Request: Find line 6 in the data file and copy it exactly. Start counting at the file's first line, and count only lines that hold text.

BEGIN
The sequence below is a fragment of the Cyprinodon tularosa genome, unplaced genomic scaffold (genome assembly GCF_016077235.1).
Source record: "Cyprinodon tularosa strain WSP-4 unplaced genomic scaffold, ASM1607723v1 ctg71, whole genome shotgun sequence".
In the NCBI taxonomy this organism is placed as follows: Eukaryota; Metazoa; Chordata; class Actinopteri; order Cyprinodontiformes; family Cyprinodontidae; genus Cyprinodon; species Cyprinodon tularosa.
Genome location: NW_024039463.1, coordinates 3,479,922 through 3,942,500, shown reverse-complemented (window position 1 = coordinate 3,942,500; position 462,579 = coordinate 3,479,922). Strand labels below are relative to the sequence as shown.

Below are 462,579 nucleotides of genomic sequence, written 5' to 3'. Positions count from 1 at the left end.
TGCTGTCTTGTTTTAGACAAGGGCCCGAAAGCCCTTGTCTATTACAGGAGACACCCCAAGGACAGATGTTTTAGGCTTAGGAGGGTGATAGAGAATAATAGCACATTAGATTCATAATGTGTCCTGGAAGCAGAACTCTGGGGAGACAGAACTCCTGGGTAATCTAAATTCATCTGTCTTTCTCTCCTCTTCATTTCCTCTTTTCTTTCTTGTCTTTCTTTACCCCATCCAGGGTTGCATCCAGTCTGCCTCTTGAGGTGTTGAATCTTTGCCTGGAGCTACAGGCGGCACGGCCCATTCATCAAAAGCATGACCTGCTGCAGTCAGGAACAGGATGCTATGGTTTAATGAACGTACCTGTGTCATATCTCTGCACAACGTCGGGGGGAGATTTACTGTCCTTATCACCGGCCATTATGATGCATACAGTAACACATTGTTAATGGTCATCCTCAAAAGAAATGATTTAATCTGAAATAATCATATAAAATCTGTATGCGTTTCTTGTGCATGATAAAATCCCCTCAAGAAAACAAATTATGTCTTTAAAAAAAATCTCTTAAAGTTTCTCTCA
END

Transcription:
TGCTGTCTTGTTTTAGACAAGGGCCCGAAAGCCCTTGTCTATTACAGGAGACACCCCAAGGACAGATGTTTTAGGCTTAGGAGGGTGATAGAGAATAATAGCACATTAGATTCATAATGTGTCCTGGAAGCAGAACTCTGGGGAGACAGAACTCCTGGGTAATCTAAATTCATCTGTCTTTCTCTCCTCTTCATTTCCTCTTTTCTTTCTTGTCTTTCTTTACCCCATCCAGGGTTGCATCCAGTCTGCCTCTTGAGGTGTTGAATCTTTGCCTGGAGCTACAGGCGGCACGGCCCATTCATCAAAAGCATGACCTGCTGCAGTCAGGAACAGGATGCTATGGTTTAATGAACGTACCTGTGTCATATCTCTGCACAACGTCGGGGGGAGATTTACTGTCCTTATCACCGGCCATTATGATGCATACAGTAACACATTGTTAATGGTCATCCTCAAAAGAAATGATTTAATCTGAAATAATCATATAAAATCTGTATGCGTTTCTTGTGCATGATAAAATCCCCTCAAGAAAACAAATTATGTCTTTAAAAAAAATCTCTTAAAGTTTCTCTCA